In a first, BRICS includes political issues
Updated: 2014-07-16 14:23
(China Daily USA)
The Fortaleza summit of the BRICS leaders is a milestone in the sense that for the first time the meeting of the group's five members is no longer a business forum, but is branded with strong political elements.
Global political issues — including unrest in Iraq and Ukraine and cyber surveillance around the world by the US National Security Agency — are part of the summit discussions.
The political aspects are reflected in the Fortaleza Declaration issued by the leaders on July 15.
The proportion of political elements has greatly outnumbered those of previous years, and the focus on them is reflected in the summit's agenda, which for the first time included political coordination. The very first part of the private discussions among the leaders is on global governance and regional crises. The second part is economic and financial cooperation.
Observers said the inclusion of the political agenda would give developing nations an increasingly united voice and, therefore, more clout on major global issues.
To that end, the sixth BRICS summit has embarked on an era that positions the group for a bigger role in both the political and economic sphere of the world, and competes with Western countries for an equal voice in the international arena.
The BRICS account for 29.6 percent of the world's territory, and more than 42 percent of its population. Last year, the members' combined GDP was 21 percent of the world's total. Despite slowing growth, the members' economies have expanded twice as fast as developed countries.
After building strong economic bondage, BRICS wants a new international political architecture which serves their long-term strategic interests. And that interest lies in strengthening the rule of international law and the United Nations' lead role in the international system, which can further ensure a sound economic environment for those emerging economies.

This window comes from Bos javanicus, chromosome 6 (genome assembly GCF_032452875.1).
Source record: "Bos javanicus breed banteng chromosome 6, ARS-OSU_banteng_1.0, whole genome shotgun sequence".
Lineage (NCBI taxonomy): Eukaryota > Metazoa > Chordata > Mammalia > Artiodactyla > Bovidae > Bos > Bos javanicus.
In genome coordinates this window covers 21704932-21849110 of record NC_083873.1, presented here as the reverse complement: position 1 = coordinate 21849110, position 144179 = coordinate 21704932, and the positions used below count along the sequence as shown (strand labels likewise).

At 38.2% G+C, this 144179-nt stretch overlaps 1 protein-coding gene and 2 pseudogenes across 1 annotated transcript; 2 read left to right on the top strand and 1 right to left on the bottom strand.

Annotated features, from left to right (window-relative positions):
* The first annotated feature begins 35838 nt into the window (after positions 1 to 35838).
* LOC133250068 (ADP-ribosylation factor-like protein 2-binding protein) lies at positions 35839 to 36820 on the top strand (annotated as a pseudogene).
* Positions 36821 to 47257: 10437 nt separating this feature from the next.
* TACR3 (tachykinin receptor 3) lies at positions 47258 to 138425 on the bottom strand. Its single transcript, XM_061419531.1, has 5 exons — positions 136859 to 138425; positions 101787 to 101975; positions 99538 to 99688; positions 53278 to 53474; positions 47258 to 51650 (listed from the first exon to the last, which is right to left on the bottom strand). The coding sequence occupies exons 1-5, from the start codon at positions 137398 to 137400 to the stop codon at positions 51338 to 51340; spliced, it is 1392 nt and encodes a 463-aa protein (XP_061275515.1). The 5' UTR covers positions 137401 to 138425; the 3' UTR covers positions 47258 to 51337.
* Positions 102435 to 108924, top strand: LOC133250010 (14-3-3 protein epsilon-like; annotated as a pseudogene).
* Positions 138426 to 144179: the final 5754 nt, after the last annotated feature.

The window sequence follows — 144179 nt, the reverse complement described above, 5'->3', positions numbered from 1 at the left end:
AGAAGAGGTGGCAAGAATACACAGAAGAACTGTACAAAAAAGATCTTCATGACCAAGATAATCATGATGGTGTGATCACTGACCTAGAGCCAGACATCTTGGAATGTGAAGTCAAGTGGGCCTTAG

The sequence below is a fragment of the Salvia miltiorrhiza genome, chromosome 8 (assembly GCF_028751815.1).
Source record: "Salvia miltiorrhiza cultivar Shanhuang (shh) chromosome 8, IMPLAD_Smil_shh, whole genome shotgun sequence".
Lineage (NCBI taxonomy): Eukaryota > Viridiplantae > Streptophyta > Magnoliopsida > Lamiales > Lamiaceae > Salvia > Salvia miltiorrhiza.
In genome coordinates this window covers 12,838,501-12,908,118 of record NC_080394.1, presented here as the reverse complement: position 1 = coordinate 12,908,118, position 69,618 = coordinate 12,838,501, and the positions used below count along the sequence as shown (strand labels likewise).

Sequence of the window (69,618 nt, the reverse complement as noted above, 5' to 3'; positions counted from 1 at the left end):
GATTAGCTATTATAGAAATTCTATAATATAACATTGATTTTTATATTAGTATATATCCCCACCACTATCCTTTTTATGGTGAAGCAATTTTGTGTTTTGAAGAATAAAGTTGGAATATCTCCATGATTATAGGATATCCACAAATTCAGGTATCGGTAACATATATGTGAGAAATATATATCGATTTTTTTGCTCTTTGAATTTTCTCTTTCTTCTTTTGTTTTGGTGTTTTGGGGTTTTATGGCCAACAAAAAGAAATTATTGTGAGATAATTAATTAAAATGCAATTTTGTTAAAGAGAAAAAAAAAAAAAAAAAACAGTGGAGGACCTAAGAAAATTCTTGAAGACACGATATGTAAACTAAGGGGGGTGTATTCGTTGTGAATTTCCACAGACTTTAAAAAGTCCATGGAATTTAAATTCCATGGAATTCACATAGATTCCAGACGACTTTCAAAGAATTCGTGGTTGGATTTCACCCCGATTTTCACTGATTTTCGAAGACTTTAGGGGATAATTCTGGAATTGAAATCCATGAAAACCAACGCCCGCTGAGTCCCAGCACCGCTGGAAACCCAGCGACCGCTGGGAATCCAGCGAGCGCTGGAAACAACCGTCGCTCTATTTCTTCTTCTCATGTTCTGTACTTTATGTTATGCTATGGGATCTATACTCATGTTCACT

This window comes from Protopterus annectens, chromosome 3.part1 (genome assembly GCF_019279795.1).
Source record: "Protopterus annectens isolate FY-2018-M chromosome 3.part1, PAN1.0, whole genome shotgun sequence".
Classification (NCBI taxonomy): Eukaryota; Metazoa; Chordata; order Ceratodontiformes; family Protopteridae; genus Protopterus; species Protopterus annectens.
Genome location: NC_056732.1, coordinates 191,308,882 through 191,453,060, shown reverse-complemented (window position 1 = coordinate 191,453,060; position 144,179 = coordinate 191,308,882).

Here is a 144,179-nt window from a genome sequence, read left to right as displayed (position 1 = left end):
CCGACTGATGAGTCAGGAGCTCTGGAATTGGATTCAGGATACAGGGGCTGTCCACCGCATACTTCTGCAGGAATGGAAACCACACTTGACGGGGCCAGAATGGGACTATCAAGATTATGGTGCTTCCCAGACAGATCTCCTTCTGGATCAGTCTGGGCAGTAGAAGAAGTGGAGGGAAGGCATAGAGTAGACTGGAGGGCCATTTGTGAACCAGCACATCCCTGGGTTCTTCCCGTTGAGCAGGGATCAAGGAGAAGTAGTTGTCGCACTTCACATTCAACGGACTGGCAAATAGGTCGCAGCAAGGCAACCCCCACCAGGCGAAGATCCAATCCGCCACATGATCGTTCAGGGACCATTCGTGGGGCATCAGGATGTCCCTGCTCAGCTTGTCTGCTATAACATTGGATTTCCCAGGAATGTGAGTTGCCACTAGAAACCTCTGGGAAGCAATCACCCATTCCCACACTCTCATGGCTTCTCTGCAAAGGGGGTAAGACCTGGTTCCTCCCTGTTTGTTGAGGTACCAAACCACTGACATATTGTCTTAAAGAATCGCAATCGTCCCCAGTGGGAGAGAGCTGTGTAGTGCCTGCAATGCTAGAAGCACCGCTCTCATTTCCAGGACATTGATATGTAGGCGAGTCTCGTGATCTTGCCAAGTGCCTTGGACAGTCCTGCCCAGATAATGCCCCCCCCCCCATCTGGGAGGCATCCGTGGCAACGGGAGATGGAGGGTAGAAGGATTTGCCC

The members may not share the same positions on every hot topic, but collectively they have great potential to boost their demand for greater cooperation in political and cultural sectors.
The group has laid a sound foundation for regular political dialogue and communication, as it has developed the practice of mutual consultations and joint actions in international organizations, especially at the UN.
Yet the BRICS is still a very young group, and is operating in a global economy that remains dominated by developed countries.
That recent Trans-Pacific Partnership agreement that the United States is negotiating with 11 other countries throughout the Asia-Pacific region and the Transatlantic Trade and Investment Partnership negotiations between the European Union and the US have not included one participant from the BRICS. That's a vivid demonstration that the leading emerging economies which might pose a challenge to the Western-dominated trade system have been sidelined in the rule-setting games of global trade.
If the BRICS countries succeed in their ongoing economic structural adjustment and maintain momentum in growth, the bloc will play a bigger role in the global economy and have a more solid foundation to build political momentum on the global stage.
Contact the writer at wujiao@ chinadaily.com.cn
(China Daily USA 07/16/2014 page3)